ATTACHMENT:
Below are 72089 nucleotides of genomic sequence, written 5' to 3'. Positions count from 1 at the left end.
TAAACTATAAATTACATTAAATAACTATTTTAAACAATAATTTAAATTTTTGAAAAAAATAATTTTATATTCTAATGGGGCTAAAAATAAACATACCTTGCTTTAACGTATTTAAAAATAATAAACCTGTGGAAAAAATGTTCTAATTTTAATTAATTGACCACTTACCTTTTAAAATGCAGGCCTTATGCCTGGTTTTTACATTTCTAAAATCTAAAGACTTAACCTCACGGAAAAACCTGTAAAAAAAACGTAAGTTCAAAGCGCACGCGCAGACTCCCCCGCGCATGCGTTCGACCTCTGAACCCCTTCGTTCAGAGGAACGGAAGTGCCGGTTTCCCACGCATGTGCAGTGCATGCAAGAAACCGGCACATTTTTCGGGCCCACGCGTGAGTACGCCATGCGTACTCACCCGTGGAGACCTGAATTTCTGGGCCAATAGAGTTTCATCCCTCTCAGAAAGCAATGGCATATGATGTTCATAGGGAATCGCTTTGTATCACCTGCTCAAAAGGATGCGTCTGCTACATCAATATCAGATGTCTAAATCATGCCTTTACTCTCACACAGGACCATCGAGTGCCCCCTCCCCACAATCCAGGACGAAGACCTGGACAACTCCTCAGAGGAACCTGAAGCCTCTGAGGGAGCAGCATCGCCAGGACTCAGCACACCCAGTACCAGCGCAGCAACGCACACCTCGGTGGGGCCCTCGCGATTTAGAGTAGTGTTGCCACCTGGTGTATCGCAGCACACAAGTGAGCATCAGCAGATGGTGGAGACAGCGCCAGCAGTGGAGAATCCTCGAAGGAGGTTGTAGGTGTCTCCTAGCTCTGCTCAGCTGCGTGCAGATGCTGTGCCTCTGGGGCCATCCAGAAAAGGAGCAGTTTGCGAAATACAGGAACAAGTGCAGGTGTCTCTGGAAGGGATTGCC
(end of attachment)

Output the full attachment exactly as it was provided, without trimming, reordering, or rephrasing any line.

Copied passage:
Below are 72089 nucleotides of genomic sequence, written 5' to 3'. Positions count from 1 at the left end.
TAAACTATAAATTACATTAAATAACTATTTTAAACAATAATTTAAATTTTTGAAAAAAATAATTTTATATTCTAATGGGGCTAAAAATAAACATACCTTGCTTTAACGTATTTAAAAATAATAAACCTGTGGAAAAAATGTTCTAATTTTAATTAATTGACCACTTACCTTTTAAAATGCAGGCCTTATGCCTGGTTTTTACATTTCTAAAATCTAAAGACTTAACCTCACGGAAAAACCTGTAAAAAAAACGTAAGTTCAAAGCGCACGCGCAGACTCCCCCGCGCATGCGTTCGACCTCTGAACCCCTTCGTTCAGAGGAACGGAAGTGCCGGTTTCCCACGCATGTGCAGTGCATGCAAGAAACCGGCACATTTTTCGGGCCCACGCGTGAGTACGCCATGCGTACTCACCCGTGGAGACCTGAATTTCTGGGCCAATAGAGTTTCATCCCTCTCAGAAAGCAATGGCATATGATGTTCATAGGGAATCGCTTTGTATCACCTGCTCAAAAGGATGCGTCTGCTACATCAATATCAGATGTCTAAATCATGCCTTTACTCTCACACAGGACCATCGAGTGCCCCCTCCCCACAATCCAGGACGAAGACCTGGACAACTCCTCAGAGGAACCTGAAGCCTCTGAGGGAGCAGCATCGCCAGGACTCAGCACACCCAGTACCAGCGCAGCAACGCACACCTCGGTGGGGCCCTCGCGATTTAGAGTAGTGTTGCCACCTGGTGTATCGCAGCACACAAGTGAGCATCAGCAGATGGTGGAGACAGCGCCAGCAGTGGAGAATCCTCGAAGGAGGTTGTAGGTGTCTCCTAGCTCTGCTCAGCTGCGTGCAGATGCTGTGCCTCTGGGGCCATCCAGAAAAGGAGCAGTTTGCGAAATACAGGAACAAGTGCAGGTGTCTCTGGAAGGGATTGCC